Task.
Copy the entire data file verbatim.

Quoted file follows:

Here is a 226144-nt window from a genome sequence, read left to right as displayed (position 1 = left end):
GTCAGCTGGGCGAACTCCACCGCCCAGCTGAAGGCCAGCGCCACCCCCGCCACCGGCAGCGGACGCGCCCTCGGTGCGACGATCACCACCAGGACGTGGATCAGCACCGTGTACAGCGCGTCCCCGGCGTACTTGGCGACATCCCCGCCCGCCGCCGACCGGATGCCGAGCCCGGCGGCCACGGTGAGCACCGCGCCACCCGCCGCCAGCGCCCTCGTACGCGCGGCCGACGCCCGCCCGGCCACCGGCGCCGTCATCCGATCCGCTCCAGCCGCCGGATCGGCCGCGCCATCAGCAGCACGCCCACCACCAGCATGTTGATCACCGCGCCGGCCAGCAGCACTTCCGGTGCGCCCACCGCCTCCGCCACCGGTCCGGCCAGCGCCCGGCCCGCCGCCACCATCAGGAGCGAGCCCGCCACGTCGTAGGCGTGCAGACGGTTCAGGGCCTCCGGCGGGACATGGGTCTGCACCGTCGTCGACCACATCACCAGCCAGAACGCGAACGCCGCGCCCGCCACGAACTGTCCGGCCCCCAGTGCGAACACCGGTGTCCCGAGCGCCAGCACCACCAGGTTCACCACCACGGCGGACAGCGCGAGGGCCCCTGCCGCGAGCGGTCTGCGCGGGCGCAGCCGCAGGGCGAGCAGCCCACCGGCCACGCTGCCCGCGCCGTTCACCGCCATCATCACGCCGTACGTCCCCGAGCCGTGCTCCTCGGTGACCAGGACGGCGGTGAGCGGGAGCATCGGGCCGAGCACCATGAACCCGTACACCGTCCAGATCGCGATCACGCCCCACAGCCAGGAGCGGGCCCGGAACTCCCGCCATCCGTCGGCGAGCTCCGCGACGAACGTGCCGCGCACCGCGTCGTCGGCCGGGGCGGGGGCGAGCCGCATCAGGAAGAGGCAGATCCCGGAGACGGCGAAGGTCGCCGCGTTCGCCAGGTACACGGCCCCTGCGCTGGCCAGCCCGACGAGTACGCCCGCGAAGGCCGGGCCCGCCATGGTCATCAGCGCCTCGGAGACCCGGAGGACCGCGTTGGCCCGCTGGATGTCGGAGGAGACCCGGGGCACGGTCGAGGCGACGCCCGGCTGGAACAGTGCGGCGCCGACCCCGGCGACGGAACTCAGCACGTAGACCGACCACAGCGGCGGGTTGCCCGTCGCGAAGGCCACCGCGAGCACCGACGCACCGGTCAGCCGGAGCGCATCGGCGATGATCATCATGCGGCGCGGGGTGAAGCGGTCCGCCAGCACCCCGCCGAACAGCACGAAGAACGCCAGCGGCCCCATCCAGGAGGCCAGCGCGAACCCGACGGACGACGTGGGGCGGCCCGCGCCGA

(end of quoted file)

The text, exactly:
Here is a 226144-nt window from a genome sequence, read left to right as displayed (position 1 = left end):
GTCAGCTGGGCGAACTCCACCGCCCAGCTGAAGGCCAGCGCCACCCCCGCCACCGGCAGCGGACGCGCCCTCGGTGCGACGATCACCACCAGGACGTGGATCAGCACCGTGTACAGCGCGTCCCCGGCGTACTTGGCGACATCCCCGCCCGCCGCCGACCGGATGCCGAGCCCGGCGGCCACGGTGAGCACCGCGCCACCCGCCGCCAGCGCCCTCGTACGCGCGGCCGACGCCCGCCCGGCCACCGGCGCCGTCATCCGATCCGCTCCAGCCGCCGGATCGGCCGCGCCATCAGCAGCACGCCCACCACCAGCATGTTGATCACCGCGCCGGCCAGCAGCACTTCCGGTGCGCCCACCGCCTCCGCCACCGGTCCGGCCAGCGCCCGGCCCGCCGCCACCATCAGGAGCGAGCCCGCCACGTCGTAGGCGTGCAGACGGTTCAGGGCCTCCGGCGGGACATGGGTCTGCACCGTCGTCGACCACATCACCAGCCAGAACGCGAACGCCGCGCCCGCCACGAACTGTCCGGCCCCCAGTGCGAACACCGGTGTCCCGAGCGCCAGCACCACCAGGTTCACCACCACGGCGGACAGCGCGAGGGCCCCTGCCGCGAGCGGTCTGCGCGGGCGCAGCCGCAGGGCGAGCAGCCCACCGGCCACGCTGCCCGCGCCGTTCACCGCCATCATCACGCCGTACGTCCCCGAGCCGTGCTCCTCGGTGACCAGGACGGCGGTGAGCGGGAGCATCGGGCCGAGCACCATGAACCCGTACACCGTCCAGATCGCGATCACGCCCCACAGCCAGGAGCGGGCCCGGAACTCCCGCCATCCGTCGGCGAGCTCCGCGACGAACGTGCCGCGCACCGCGTCGTCGGCCGGGGCGGGGGCGAGCCGCATCAGGAAGAGGCAGATCCCGGAGACGGCGAAGGTCGCCGCGTTCGCCAGGTACACGGCCCCTGCGCTGGCCAGCCCGACGAGTACGCCCGCGAAGGCCGGGCCCGCCATGGTCATCAGCGCCTCGGAGACCCGGAGGACCGCGTTGGCCCGCTGGATGTCGGAGGAGACCCGGGGCACGGTCGAGGCGACGCCCGGCTGGAACAGTGCGGCGCCGACCCCGGCGACGGAACTCAGCACGTAGACCGACCACAGCGGCGGGTTGCCCGTCGCGAAGGCCACCGCGAGCACCGACGCACCGGTCAGCCGGAGCGCATCGGCGATGATCATCATGCGGCGCGGGGTGAAGCGGTCCGCCAGCACCCCGCCGAACAGCACGAAGAACGCCAGCGGCCCCATCCAGGAGGCCAGCGCGAACCCGACGGACGACGTGGGGCGGCCCGCGCCGA